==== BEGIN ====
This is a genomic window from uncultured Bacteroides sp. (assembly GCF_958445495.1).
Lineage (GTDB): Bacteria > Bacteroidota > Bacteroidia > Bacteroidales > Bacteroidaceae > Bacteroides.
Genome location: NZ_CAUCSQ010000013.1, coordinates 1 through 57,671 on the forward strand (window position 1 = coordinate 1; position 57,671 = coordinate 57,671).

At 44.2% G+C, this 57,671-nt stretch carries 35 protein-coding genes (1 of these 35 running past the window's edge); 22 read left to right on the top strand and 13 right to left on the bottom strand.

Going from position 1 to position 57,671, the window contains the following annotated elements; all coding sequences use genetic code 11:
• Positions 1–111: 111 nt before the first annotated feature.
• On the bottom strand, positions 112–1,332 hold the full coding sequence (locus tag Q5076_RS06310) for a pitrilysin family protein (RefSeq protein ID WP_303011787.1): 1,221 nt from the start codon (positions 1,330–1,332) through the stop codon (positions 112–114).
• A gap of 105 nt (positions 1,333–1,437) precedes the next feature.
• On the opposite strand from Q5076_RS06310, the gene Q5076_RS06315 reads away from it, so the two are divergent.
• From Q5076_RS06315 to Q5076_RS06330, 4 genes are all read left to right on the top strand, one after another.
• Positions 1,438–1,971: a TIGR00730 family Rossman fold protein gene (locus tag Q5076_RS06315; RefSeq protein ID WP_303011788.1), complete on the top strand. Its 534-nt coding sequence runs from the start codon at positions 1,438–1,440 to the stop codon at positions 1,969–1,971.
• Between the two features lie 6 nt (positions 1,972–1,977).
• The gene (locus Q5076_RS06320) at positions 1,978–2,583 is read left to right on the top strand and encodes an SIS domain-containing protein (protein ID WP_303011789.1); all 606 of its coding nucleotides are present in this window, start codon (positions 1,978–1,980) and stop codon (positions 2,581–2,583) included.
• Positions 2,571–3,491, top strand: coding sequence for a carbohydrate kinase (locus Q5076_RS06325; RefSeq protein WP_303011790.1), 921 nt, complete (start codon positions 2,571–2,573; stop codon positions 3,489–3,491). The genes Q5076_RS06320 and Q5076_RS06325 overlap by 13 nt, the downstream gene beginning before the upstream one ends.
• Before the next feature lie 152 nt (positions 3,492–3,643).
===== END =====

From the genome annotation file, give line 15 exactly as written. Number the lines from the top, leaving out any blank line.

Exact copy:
• Before the next feature lie 152 nt (positions 3,492–3,643).